The incoming Archbishop of York believes biblical teaching on sexuality should come second to 21st century Western cultural beliefs.
Stephen Cottrell is currently the Bishop of Chelmsford and will take over from Dr John Sentamu next year to become the second most senior clergyman in the Church of England.
Bishop Cottrell made his comments on the Bible in 2017 as he welcomed the Archbishops of Canterbury and York’s plea for a “radical new Christian inclusion”.
He said it would be wrong to ignore the “damage” that is done by rejecting Western society’s current view of human sexuality.
“I am not sure the church has ever before had to face the challenge of being seen as immoral by the culture in which it is set.”
He also claimed, in the same address to leaders in his own diocese, that taking a biblical view on same-sex relationships “can legitimise homophobia in others”.
While Bishop Cottrell did acknowledge biblical passages spoke about the issue, he said they were merely “part of our story and our inheritance”.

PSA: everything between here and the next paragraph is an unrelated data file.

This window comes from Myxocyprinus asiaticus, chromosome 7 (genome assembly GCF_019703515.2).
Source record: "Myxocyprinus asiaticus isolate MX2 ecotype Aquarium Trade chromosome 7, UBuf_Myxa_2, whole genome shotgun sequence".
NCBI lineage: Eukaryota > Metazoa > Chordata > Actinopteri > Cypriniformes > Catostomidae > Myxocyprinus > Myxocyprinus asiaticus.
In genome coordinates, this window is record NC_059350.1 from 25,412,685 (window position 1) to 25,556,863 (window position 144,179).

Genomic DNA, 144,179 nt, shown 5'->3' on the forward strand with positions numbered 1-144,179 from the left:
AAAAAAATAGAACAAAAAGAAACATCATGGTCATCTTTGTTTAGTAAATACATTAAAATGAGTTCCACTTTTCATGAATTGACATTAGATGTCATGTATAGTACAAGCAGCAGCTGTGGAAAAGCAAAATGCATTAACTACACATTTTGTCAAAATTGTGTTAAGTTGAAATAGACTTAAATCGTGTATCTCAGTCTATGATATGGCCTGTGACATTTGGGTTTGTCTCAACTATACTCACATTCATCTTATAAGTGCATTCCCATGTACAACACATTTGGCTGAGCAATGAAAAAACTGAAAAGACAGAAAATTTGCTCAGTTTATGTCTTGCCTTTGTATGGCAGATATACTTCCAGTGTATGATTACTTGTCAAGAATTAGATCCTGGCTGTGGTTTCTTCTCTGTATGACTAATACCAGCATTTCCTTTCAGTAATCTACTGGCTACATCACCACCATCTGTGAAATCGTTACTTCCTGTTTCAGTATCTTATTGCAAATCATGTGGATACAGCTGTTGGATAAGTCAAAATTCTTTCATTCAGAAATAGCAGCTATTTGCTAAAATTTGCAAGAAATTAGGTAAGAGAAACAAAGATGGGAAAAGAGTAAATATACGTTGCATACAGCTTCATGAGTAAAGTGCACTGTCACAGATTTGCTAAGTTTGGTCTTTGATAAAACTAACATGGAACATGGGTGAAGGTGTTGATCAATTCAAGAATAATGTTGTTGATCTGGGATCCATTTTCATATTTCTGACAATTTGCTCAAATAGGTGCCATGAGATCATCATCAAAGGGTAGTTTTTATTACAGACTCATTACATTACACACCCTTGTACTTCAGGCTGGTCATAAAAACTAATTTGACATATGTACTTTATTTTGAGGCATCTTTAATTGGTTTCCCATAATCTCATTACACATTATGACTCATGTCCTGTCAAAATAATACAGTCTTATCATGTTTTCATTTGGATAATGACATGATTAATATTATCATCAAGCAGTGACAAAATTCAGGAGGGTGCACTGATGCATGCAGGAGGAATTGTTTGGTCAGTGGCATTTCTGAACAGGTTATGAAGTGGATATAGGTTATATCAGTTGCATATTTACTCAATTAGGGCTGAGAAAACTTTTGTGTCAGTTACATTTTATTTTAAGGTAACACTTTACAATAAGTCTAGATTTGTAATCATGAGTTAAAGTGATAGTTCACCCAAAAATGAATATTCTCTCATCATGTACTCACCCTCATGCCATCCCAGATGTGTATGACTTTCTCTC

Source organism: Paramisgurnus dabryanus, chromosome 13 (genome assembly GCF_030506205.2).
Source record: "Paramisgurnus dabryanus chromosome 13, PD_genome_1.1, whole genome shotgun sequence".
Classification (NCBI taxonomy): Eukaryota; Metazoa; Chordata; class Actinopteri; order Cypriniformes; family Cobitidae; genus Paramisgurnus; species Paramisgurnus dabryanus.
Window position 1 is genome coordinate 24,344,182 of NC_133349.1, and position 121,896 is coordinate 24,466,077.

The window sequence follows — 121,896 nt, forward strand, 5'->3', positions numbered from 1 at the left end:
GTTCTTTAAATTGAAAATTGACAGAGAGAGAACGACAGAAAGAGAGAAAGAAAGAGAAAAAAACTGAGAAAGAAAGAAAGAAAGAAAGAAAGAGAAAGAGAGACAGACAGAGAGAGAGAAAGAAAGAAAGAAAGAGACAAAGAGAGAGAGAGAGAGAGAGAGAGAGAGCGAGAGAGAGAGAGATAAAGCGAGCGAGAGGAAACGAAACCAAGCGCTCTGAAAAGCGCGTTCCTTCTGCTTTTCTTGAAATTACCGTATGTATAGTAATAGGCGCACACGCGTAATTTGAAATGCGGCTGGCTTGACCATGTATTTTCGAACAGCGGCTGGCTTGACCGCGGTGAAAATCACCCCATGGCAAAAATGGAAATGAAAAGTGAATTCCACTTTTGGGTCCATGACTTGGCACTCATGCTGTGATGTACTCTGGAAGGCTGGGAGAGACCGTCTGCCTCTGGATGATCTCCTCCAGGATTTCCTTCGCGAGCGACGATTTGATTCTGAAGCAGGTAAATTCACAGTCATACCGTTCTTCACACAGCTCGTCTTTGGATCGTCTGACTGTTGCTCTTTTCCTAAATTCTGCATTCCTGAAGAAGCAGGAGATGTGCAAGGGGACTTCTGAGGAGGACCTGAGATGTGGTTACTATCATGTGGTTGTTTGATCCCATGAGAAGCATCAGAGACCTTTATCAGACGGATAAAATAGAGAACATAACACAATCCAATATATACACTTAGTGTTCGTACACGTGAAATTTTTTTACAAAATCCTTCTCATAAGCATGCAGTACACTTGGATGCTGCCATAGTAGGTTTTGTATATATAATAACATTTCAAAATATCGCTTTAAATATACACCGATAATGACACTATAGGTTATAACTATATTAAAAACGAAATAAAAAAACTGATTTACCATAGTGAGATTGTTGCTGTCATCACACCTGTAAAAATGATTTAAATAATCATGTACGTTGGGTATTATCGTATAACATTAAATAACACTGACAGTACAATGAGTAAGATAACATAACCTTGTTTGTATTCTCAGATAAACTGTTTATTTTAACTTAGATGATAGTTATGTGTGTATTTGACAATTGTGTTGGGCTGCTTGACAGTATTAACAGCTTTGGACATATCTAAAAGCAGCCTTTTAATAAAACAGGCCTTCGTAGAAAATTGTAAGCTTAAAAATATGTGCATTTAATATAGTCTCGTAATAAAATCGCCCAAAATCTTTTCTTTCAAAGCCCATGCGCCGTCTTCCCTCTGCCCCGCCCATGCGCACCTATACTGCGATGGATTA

“But what we can do is recognise that what we know now about human development and human sexuality requires us to look again at those texts to see what they are actually saying to our situation, for what we know now is not what was known then.”
The future Archbishop also said there was “no reason” why thanksgiving prayers or a communion service could not be offered for civil partnerships.
The doctrine of the Church of England, as enshrined in a 1987 General Synod Motion, is that homosexual acts should be repented of. This is further underlined by the 1998 Lambeth Conference Resolution which opposes the “legitimising or blessing of same sex unions”.
Following the announcement, Bishop Cottrell said he was “humbled and excited at the prospect of becoming the 98th Archbishop of York”.